Last update: December 3, 2019

War Risks

The Federal Government of Somalia (FGS) is undertaking arbitration at the International Court of Justice (ICJ) over a maritime boundary dispute with Kenya. If the ICJ rules in Somalia's favour, Kenya is very unlikely to escalate militarily by seizing oil blocks located within the disputed 150,000-square-kilometre area. The next ICJ hearing is on 4–8 June 2020. Following the escape of the Jubaland regional state security minister from federal custody, he and around two hundred of his fighters fought against Somali National Army troops in Gedo region. If the security minister travels to Jubaland's regional capital, Kismayo, there will be an increased risk of small-arms fire to aircraft at Kismayo airport.

Last update: March 6, 2020

Social Stability

High

Rivalries between 1,000-member militias from the Ogaden and Marehan clans likely will escalate in Jubaland state following the disputed re-election of the regional president in August 2019, should the Federal Government of Somalia reschedule elections or detain regional President Ahmed Mohamed. Although both scenarios are very unlikely, each would trigger protests outside government buildings in Kismayo – including at the airport – likely involving edged weapons and small-arms in fighting with security forces. If the Jubaland security minister returned to regional capital Kismayo after fighting Somali National Army (SNA) troops in Gedo region, there would be an increased likelihood of small-arms fighting between SNA and Jubaland troops at Kismayo airport.

Last update: March 6, 2020

Health Risk

Extreme

Vaccinations required to enter the country

Proof of vaccination against yellow fever is required for all individuals traveling from a country with risk of yellow fever transmission.

Routine Vaccinations

Hepatitis A: A vaccine is available for anyone over one year of age. The vaccine may not be effective for certain people, e.g. those born before 1945 and who lived as a child in a developing country and/or have a past history of jaundice (icterus). These people can instead get a shot of immune globulin (IG) to boost their immunity against the disease.

Hepatitis B: A vaccine is available for children at least two months old.

Diphtheria-Tetanus-Polio: A booster shot should be administered if necessary (once every ten years).

Yellow Fever: A vaccine is available for children over the age of one year.

Other Vaccinations

Typhoid Fever: If your travels take you to regions with poor sanitary conditions (for children two years old and up).

Rabies: For prolonged stays in an isolated region (for children from when they can walk).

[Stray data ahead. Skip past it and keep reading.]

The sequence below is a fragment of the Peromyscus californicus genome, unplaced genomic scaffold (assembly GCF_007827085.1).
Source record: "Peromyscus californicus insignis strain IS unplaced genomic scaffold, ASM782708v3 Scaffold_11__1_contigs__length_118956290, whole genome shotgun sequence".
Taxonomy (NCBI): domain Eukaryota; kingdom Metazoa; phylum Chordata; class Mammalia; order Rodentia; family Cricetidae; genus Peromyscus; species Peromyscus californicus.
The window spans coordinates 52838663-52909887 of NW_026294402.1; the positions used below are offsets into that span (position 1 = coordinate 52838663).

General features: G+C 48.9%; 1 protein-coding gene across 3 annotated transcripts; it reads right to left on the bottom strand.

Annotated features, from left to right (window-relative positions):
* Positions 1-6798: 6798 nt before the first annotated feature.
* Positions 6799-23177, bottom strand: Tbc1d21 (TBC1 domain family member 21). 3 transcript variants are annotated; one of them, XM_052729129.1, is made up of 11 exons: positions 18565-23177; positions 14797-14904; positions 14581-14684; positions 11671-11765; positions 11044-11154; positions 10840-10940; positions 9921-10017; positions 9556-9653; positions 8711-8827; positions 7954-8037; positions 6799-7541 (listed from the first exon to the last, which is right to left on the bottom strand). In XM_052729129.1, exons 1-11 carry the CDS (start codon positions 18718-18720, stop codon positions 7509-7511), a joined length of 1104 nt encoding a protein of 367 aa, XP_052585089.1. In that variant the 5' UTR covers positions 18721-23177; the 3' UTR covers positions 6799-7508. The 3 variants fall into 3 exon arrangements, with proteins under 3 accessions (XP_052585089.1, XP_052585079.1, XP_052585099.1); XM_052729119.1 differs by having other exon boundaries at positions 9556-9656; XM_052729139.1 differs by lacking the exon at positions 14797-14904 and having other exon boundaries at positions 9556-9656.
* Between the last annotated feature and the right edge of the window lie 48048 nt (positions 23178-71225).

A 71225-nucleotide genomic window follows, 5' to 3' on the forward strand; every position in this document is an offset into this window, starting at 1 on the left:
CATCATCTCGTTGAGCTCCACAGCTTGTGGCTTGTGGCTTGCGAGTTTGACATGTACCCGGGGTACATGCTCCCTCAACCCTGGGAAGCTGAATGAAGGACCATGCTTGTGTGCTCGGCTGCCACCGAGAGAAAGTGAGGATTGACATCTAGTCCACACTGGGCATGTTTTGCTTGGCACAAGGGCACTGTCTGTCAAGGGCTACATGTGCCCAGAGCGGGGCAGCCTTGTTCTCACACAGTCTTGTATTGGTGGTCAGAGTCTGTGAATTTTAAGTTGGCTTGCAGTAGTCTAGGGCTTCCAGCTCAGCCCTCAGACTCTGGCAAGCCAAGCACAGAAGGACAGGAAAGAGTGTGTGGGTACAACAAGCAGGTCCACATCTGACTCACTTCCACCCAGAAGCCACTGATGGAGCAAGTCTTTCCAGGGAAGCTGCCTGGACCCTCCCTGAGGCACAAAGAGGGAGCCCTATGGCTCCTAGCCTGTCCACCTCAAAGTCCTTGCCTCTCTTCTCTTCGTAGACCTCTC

Meningococcal Meningitis: For prolonged stays, or in case your travels will put you in close contact with a local population affected by an epidemic of the disease (for children over the age of two years).

Malaria: Recommended preventive medication - mefloquine (sometimes marketed as Lariam) or doxycycline (sometimes marketed as Vibramycin).

For Children: All standard childhood immunizations should be up-to-date. In the case of a long stay, the BCG vaccine is recommended for children over one month and the MMR (measles-mumps-rubella) vaccine for children over nine months.

Last update: April 5, 2019

Transportation

Very high

Roads throughout the country are in poor condition as they are generally neither maintained nor lit at night and traffic lights are rare. As such, driving can be a dangerous activity; it is advisable to avoid all road travel after nightfall. Additionally, landmines and IEDs are an ever present danger.

Illegal roadblocks, highway banditry, and other violent crime can occur at any time in any locality. When traveling by car, doors should be locked and windows rolled-up. 

All road travel should be undertaken with an armed escort, in a convoy, and in an all-terrain vehicle. Always travel with sufficient stocks of water, food, and fuel, as well as the necessary equipment to deal with breakdowns (spare tire, jumper cables, etc.). Always carry an effective means of communication and back-up.

Operations at Mogadishu's Aden Adde International Airport (MGQ) are regularly suspended with little to no warning. Additionally, the airport and aircraft operating out of it are susceptible to attack, as was the case in February 2016, when a bomb was smuggled onto a flight. Security procedures and checks have been enhanced at MGQ; however, the fact that a bomb was able to be carried onto the plane in the first place indicates Al-Shabaab may have agents employed within the facility.

Last update: April 5, 2019

Infrastructure

Cuts to water services and power outages are common across the country.

Last update: April 5, 2019

Practical Information

Climate

Somalia has an arid climate which is slightly more temperate along the coast.

There are two rainy seasons, from March to May and again from September to December. The air is very hot and dry between December and February. In the north, temperatures are generally higher than in the rest of the country and the region also receives less rain. The coastal regions are very dry. During the summer months, monsoon winds bring slightly lower temperatures.

Useful Numbers

Country Code: +252

There are no emergency services in Somalia.

Electricity

Voltage: 220 V ~ 50 Hz

Outlets:

Last update: April 5, 2019